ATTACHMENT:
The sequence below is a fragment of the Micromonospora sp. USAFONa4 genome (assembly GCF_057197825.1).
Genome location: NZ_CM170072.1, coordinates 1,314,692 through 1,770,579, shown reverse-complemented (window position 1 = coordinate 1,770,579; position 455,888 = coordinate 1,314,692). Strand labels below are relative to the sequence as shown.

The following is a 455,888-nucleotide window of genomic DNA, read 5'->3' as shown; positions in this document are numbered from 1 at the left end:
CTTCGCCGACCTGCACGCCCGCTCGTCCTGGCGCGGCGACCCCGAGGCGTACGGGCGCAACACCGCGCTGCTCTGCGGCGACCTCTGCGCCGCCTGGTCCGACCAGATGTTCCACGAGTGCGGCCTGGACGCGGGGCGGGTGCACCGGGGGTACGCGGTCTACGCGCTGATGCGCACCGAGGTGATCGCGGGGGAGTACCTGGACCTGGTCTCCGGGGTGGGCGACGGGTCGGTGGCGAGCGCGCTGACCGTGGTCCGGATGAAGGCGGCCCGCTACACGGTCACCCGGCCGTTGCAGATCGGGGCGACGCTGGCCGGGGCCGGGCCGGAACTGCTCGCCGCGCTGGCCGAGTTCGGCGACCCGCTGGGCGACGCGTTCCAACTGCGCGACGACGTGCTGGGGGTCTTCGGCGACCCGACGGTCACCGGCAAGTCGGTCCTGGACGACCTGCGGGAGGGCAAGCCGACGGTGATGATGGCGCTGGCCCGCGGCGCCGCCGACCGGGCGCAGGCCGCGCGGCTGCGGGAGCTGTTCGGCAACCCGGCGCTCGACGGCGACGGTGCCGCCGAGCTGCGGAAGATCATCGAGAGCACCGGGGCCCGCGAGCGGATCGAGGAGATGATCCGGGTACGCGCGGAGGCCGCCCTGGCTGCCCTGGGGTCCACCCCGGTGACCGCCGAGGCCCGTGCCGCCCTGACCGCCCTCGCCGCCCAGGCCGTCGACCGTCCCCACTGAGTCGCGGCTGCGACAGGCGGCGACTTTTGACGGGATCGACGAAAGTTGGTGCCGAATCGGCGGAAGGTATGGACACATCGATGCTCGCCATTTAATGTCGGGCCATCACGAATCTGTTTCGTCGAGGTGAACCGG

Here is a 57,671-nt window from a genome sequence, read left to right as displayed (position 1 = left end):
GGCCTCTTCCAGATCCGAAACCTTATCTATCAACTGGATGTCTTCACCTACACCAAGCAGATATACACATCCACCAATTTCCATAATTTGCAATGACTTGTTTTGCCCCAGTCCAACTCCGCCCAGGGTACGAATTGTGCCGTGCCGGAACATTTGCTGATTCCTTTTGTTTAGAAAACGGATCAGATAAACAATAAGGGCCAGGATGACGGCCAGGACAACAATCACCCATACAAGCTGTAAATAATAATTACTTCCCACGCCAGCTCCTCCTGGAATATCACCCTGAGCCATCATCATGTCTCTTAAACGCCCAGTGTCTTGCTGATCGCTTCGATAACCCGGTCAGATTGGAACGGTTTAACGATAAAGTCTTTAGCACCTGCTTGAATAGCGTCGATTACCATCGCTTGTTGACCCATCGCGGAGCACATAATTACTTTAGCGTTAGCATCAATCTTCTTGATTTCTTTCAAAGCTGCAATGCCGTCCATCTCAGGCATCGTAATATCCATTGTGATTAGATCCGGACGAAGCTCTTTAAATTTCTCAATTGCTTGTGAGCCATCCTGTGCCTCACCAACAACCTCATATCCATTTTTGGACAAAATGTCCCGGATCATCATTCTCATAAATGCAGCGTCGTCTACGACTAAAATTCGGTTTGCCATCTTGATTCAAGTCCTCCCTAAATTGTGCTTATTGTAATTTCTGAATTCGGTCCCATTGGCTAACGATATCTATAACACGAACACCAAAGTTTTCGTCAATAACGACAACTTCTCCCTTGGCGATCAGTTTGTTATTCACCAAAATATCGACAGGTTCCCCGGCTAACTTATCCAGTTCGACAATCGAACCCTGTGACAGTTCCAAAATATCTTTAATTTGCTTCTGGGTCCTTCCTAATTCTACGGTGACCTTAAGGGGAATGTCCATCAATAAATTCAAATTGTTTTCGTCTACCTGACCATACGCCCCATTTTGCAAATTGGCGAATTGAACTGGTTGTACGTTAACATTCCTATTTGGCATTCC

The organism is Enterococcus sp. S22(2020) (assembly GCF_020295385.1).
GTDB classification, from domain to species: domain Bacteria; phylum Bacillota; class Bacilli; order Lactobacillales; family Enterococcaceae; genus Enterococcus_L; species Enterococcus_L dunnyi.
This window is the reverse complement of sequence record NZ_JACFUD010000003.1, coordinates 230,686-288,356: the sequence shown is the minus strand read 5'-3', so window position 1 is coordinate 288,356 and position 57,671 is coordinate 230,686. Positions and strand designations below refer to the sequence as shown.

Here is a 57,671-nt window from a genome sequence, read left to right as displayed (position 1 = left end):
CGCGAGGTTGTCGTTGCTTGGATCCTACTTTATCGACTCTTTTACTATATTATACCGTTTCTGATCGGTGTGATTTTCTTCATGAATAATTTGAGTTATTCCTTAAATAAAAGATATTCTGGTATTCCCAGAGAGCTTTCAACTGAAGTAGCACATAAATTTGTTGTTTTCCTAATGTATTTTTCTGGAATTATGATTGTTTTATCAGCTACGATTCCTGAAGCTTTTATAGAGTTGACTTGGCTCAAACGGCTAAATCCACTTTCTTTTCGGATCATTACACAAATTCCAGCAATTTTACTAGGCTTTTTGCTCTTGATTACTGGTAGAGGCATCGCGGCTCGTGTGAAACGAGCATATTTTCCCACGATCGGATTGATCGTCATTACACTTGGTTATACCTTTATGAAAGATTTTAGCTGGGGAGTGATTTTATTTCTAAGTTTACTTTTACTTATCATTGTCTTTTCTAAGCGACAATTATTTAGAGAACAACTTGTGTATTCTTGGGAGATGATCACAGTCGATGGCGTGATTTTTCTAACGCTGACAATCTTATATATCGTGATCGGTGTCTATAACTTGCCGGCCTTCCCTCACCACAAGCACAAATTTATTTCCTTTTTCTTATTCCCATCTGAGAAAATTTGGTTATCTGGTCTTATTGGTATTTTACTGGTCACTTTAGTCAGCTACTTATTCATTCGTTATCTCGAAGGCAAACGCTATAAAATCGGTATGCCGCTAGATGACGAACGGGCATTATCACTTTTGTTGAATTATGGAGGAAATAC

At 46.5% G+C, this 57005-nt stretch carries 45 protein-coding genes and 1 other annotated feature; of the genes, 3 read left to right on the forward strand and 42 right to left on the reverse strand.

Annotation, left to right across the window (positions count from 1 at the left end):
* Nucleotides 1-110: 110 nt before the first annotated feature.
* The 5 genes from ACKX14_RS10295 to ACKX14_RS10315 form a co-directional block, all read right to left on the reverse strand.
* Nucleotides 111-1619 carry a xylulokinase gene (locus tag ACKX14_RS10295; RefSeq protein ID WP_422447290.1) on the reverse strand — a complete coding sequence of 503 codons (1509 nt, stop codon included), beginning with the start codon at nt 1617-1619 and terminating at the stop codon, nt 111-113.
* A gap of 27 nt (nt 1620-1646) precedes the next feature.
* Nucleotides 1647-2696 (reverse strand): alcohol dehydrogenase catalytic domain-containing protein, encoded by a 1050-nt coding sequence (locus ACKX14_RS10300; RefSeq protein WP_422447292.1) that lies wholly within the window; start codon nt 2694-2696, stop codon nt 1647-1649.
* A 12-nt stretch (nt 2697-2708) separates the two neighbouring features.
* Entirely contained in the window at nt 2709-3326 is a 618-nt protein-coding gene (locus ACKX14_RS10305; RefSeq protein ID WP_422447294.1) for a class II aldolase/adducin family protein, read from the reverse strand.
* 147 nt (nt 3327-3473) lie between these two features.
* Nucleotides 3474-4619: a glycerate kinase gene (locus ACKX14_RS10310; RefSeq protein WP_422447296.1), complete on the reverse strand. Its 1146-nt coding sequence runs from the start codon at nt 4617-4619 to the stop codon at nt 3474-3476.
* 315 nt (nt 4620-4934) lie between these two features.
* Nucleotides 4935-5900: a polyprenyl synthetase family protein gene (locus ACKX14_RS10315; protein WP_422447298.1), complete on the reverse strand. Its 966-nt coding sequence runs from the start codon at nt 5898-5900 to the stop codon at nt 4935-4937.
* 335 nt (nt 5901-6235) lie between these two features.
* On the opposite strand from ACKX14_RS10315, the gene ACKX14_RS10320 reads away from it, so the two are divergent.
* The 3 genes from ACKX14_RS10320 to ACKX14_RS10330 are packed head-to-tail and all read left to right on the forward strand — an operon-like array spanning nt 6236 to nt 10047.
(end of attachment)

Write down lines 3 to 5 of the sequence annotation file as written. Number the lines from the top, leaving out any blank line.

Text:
The following is a 455,888-nucleotide window of genomic DNA, read 5'->3' as shown; positions in this document are numbered from 1 at the left end:
CTTCGCCGACCTGCACGCCCGCTCGTCCTGGCGCGGCGACCCCGAGGCGTACGGGCGCAACACCGCGCTGCTCTGCGGCGACCTCTGCGCCGCCTGGTCCGACCAGATGTTCCACGAGTGCGGCCTGGACGCGGGGCGGGTGCACCGGGGGTACGCGGTCTACGCGCTGATGCGCACCGAGGTGATCGCGGGGGAGTACCTGGACCTGGTCTCCGGGGTGGGCGACGGGTCGGTGGCGAGCGCGCTGACCGTGGTCCGGATGAAGGCGGCCCGCTACACGGTCACCCGGCCGTTGCAGATCGGGGCGACGCTGGCCGGGGCCGGGCCGGAACTGCTCGCCGCGCTGGCCGAGTTCGGCGACCCGCTGGGCGACGCGTTCCAACTGCGCGACGACGTGCTGGGGGTCTTCGGCGACCCGACGGTCACCGGCAAGTCGGTCCTGGACGACCTGCGGGAGGGCAAGCCGACGGTGATGATGGCGCTGGCCCGCGGCGCCGCCGACCGGGCGCAGGCCGCGCGGCTGCGGGAGCTGTTCGGCAACCCGGCGCTCGACGGCGACGGTGCCGCCGAGCTGCGGAAGATCATCGAGAGCACCGGGGCCCGCGAGCGGATCGAGGAGATGATCCGGGTACGCGCGGAGGCCGCCCTGGCTGCCCTGGGGTCCACCCCGGTGACCGCCGAGGCCCGTGCCGCCCTGACCGCCCTCGCCGCCCAGGCCGTCGACCGTCCCCACTGAGTCGCGGCTGCGACAGGCGGCGACTTTTGACGGGATCGACGAAAGTTGGTGCCGAATCGGCGGAAGGTATGGACACATCGATGCTCGCCATTTAATGTCGGGCCATCACGAATCTGTTTCGTCGAGGTGAACCGG

Here is a 57,671-nt window from a genome sequence, read left to right as displayed (position 1 = left end):